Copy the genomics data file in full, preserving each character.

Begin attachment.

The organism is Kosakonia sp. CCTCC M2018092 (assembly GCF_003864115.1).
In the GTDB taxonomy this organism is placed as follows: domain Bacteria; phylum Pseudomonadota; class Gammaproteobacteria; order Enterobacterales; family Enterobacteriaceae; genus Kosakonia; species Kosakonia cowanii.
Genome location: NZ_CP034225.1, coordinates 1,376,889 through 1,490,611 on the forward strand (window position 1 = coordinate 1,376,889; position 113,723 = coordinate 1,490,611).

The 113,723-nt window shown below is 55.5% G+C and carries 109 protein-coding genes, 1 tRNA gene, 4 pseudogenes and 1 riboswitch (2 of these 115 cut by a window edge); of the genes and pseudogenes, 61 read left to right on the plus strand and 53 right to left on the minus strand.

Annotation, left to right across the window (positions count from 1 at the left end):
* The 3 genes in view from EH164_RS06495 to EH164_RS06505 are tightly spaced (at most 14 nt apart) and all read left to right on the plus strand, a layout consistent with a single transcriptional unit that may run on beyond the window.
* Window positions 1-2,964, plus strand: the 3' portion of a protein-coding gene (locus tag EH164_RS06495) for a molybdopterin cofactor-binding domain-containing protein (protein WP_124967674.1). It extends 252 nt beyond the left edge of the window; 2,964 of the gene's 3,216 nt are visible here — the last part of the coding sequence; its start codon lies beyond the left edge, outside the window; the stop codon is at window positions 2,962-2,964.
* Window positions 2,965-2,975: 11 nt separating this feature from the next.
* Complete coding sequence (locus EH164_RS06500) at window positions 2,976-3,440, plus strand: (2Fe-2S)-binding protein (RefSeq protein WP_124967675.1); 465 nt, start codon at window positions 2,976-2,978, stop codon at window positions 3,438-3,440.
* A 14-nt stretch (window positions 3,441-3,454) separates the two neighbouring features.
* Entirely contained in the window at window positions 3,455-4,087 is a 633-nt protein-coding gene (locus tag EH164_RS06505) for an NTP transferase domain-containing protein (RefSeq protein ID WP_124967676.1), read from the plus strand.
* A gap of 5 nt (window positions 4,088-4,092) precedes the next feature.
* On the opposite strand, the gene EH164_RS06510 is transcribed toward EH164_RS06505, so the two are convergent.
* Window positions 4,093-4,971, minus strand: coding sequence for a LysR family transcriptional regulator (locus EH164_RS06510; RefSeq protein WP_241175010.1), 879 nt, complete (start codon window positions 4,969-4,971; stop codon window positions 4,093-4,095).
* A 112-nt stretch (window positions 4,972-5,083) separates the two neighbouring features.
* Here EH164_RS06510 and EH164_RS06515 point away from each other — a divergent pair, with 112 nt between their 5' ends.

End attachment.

The organism is Kosakonia sp. CCTCC M2018092 (assembly GCF_003864115.1).
In the GTDB taxonomy this organism is placed as follows: domain Bacteria; phylum Pseudomonadota; class Gammaproteobacteria; order Enterobacterales; family Enterobacteriaceae; genus Kosakonia; species Kosakonia cowanii.
Genome location: NZ_CP034225.1, coordinates 1,376,889 through 1,490,611 on the forward strand (window position 1 = coordinate 1,376,889; position 113,723 = coordinate 1,490,611).

The 113,723-nt window shown below is 55.5% G+C and carries 109 protein-coding genes, 1 tRNA gene, 4 pseudogenes and 1 riboswitch (2 of these 115 cut by a window edge); of the genes and pseudogenes, 61 read left to right on the plus strand and 53 right to left on the minus strand.

Annotation, left to right across the window (positions count from 1 at the left end):
* The 3 genes in view from EH164_RS06495 to EH164_RS06505 are tightly spaced (at most 14 nt apart) and all read left to right on the plus strand, a layout consistent with a single transcriptional unit that may run on beyond the window.
* Window positions 1-2,964, plus strand: the 3' portion of a protein-coding gene (locus tag EH164_RS06495) for a molybdopterin cofactor-binding domain-containing protein (protein WP_124967674.1). It extends 252 nt beyond the left edge of the window; 2,964 of the gene's 3,216 nt are visible here — the last part of the coding sequence; its start codon lies beyond the left edge, outside the window; the stop codon is at window positions 2,962-2,964.
* Window positions 2,965-2,975: 11 nt separating this feature from the next.
* Complete coding sequence (locus EH164_RS06500) at window positions 2,976-3,440, plus strand: (2Fe-2S)-binding protein (RefSeq protein WP_124967675.1); 465 nt, start codon at window positions 2,976-2,978, stop codon at window positions 3,438-3,440.
* A 14-nt stretch (window positions 3,441-3,454) separates the two neighbouring features.
* Entirely contained in the window at window positions 3,455-4,087 is a 633-nt protein-coding gene (locus tag EH164_RS06505) for an NTP transferase domain-containing protein (RefSeq protein ID WP_124967676.1), read from the plus strand.
* A gap of 5 nt (window positions 4,088-4,092) precedes the next feature.
* On the opposite strand, the gene EH164_RS06510 is transcribed toward EH164_RS06505, so the two are convergent.
* Window positions 4,093-4,971, minus strand: coding sequence for a LysR family transcriptional regulator (locus EH164_RS06510; RefSeq protein WP_241175010.1), 879 nt, complete (start codon window positions 4,969-4,971; stop codon window positions 4,093-4,095).
* A 112-nt stretch (window positions 4,972-5,083) separates the two neighbouring features.
* Here EH164_RS06510 and EH164_RS06515 point away from each other — a divergent pair, with 112 nt between their 5' ends.